1. Switch to reusable shopping bags. Grocery stores typically have these available for purchase (pick sturdy ones in designs you love!), though you could also use canvas bags, totes, or coolers you may already have in your home. Make a habit of recycling the standard plastic ones, and try to keep your reusable bags easily accessible so you’re more likely so remember them when you go shopping. I’ve finally gotten in the habit myself by looping the bag handles over my inside door handle after unpacking, and then putting them in my car’s passenger seat so they are (a) with me, and (b) they’re right there in my face so I don’t leave them behind once I’m there!
  2. Replace your light bulbs with energy efficient ones as they wear out. I strongly prefer LED bulbs to florescent ones because they provide a much more natural light, and they have excellent life spans that save you on both energy and purchase costs!
  3. Donate unwanted items instead of throwing them away. It can seem simplest to toss items we no longer need in the trash. But it’s well worth it to take a little extra time to pass along things with some life in them to others. Many thrift stores would appreciate your donations, but there are also groups that allow you to gift items you don’t need to your neighbors. You can join your local Freecycle or Buy Nothing group (I found mine through Facebook), and Craigslist also has a “free” page that you can post items on. Many people are willing to fix up old bikes or other special gear that not everyone has time to deal with, so keep that in mind before tossing everything, too!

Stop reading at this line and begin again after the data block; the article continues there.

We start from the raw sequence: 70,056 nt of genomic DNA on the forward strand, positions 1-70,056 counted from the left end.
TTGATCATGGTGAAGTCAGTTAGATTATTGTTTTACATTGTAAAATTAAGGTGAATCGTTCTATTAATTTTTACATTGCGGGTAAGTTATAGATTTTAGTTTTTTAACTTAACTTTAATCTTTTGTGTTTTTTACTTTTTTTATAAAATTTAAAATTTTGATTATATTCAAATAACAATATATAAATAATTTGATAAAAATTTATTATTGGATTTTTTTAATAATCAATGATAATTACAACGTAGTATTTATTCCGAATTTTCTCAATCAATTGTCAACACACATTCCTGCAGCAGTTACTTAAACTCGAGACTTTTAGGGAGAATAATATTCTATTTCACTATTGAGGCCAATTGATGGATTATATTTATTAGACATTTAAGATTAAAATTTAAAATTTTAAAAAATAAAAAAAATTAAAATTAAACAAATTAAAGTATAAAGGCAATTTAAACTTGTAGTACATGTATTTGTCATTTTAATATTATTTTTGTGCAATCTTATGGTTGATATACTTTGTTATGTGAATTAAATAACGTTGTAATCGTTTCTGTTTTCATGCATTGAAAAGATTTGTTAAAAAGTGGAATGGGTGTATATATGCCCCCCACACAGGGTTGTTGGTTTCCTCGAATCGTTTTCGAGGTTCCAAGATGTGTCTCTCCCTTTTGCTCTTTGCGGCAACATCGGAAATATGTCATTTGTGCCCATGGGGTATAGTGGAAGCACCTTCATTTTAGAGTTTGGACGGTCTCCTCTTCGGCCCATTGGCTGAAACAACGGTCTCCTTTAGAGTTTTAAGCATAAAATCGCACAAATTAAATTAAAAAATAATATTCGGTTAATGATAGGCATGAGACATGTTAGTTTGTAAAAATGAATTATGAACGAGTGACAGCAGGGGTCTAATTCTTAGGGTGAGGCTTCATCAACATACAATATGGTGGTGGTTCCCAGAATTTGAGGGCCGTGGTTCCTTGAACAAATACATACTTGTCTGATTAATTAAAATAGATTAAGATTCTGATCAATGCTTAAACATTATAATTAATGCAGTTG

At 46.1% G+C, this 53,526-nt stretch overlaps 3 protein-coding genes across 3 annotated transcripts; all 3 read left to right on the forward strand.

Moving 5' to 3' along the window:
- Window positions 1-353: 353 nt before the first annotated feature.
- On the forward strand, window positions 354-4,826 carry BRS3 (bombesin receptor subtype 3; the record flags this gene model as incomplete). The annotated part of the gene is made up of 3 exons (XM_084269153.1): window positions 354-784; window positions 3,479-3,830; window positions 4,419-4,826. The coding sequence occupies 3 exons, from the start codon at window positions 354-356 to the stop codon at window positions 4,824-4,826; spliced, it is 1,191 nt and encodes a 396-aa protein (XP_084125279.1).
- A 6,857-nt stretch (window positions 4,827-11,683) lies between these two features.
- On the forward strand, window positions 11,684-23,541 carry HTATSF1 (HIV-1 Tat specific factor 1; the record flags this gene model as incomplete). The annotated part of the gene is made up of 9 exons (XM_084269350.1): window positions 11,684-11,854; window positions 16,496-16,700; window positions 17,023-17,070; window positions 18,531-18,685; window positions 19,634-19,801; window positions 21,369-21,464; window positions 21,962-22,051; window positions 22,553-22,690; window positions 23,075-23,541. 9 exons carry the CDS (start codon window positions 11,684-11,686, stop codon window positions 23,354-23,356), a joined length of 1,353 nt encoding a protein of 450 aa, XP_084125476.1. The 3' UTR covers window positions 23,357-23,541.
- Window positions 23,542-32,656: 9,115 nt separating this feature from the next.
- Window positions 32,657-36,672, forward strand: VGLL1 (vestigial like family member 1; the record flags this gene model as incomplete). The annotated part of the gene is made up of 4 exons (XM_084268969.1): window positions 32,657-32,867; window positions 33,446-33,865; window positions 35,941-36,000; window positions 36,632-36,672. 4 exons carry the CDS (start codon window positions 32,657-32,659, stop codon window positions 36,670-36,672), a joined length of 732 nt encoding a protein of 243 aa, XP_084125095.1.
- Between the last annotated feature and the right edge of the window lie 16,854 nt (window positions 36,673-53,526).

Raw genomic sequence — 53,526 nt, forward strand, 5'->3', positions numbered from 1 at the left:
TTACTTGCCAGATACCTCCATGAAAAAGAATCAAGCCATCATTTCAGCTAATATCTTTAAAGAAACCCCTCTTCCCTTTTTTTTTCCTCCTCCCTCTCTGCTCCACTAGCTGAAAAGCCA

4. Get out of your (temperature) comfort zone. Check your thermostat: could you live with being a little warmer in the summer, or a little cooler in the winter? At my house, in the winter we’re all in long sleeves because unless we’re exercising, it should be too cool for a short sleeves. Each degree you move your thermostat drastically affects your energy costs, as shown in this analysis from Energy Hub!
  5. Re-evaluate your outings. If you regularly use your car for your errands, are there any places you can travel to on foot? Could you bike or take public transportation, even though it will take longer? If you need your car due to distance or because you’ll be picking up a lot of shopping, or because you have family members going with you, try to arrange your errands so you can do them all in one trip instead of multiple trips throughout the week. Reduce your costs for gas (and wear and tear on your vehicle), and you’ll also reduce your environmental footprint!